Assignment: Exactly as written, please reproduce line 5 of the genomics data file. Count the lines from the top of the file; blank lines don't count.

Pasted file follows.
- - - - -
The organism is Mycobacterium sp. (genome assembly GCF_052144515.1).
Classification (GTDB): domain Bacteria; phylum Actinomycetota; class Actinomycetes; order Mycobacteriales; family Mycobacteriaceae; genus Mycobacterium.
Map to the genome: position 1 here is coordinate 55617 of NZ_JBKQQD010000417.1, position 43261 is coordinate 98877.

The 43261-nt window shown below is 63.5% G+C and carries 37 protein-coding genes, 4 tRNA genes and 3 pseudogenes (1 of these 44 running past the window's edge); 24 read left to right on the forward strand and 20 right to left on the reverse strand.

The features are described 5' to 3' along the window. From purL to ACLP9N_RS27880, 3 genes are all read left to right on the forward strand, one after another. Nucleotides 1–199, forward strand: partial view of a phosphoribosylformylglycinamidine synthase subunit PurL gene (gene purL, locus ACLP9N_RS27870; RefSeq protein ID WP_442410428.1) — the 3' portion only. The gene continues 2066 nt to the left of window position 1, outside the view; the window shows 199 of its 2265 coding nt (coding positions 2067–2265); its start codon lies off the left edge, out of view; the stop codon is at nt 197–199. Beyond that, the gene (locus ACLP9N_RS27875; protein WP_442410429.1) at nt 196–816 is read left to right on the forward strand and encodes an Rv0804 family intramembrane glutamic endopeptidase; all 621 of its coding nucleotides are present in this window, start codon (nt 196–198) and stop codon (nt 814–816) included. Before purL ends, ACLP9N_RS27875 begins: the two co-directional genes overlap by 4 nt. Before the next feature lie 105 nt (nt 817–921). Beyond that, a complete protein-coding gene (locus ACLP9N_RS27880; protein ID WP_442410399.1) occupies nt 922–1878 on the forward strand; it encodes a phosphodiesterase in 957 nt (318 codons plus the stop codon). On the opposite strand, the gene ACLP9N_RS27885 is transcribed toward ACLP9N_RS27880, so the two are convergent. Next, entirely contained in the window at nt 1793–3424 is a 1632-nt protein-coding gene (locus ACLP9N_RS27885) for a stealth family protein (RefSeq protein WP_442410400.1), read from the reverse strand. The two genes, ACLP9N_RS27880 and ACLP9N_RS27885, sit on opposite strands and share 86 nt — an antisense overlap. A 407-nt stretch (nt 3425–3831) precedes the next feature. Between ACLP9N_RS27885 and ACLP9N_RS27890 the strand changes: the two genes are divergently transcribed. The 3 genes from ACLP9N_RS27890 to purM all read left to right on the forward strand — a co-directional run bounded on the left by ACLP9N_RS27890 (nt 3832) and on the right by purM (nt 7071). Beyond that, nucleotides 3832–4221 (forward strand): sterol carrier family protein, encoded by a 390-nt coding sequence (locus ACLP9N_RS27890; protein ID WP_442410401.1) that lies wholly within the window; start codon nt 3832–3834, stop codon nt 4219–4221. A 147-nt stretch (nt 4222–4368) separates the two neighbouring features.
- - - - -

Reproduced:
The features are described 5' to 3' along the window. From purL to ACLP9N_RS27880, 3 genes are all read left to right on the forward strand, one after another. Nucleotides 1–199, forward strand: partial view of a phosphoribosylformylglycinamidine synthase subunit PurL gene (gene purL, locus ACLP9N_RS27870; RefSeq protein ID WP_442410428.1) — the 3' portion only. The gene continues 2066 nt to the left of window position 1, outside the view; the window shows 199 of its 2265 coding nt (coding positions 2067–2265); its start codon lies off the left edge, out of view; the stop codon is at nt 197–199. Beyond that, the gene (locus ACLP9N_RS27875; protein WP_442410429.1) at nt 196–816 is read left to right on the forward strand and encodes an Rv0804 family intramembrane glutamic endopeptidase; all 621 of its coding nucleotides are present in this window, start codon (nt 196–198) and stop codon (nt 814–816) included. Before purL ends, ACLP9N_RS27875 begins: the two co-directional genes overlap by 4 nt. Before the next feature lie 105 nt (nt 817–921). Beyond that, a complete protein-coding gene (locus ACLP9N_RS27880; protein ID WP_442410399.1) occupies nt 922–1878 on the forward strand; it encodes a phosphodiesterase in 957 nt (318 codons plus the stop codon). On the opposite strand, the gene ACLP9N_RS27885 is transcribed toward ACLP9N_RS27880, so the two are convergent. Next, entirely contained in the window at nt 1793–3424 is a 1632-nt protein-coding gene (locus ACLP9N_RS27885) for a stealth family protein (RefSeq protein WP_442410400.1), read from the reverse strand. The two genes, ACLP9N_RS27880 and ACLP9N_RS27885, sit on opposite strands and share 86 nt — an antisense overlap. A 407-nt stretch (nt 3425–3831) precedes the next feature. Between ACLP9N_RS27885 and ACLP9N_RS27890 the strand changes: the two genes are divergently transcribed. The 3 genes from ACLP9N_RS27890 to purM all read left to right on the forward strand — a co-directional run bounded on the left by ACLP9N_RS27890 (nt 3832) and on the right by purM (nt 7071). Beyond that, nucleotides 3832–4221 (forward strand): sterol carrier family protein, encoded by a 390-nt coding sequence (locus ACLP9N_RS27890; protein ID WP_442410401.1) that lies wholly within the window; start codon nt 3832–3834, stop codon nt 4219–4221. A 147-nt stretch (nt 4222–4368) separates the two neighbouring features.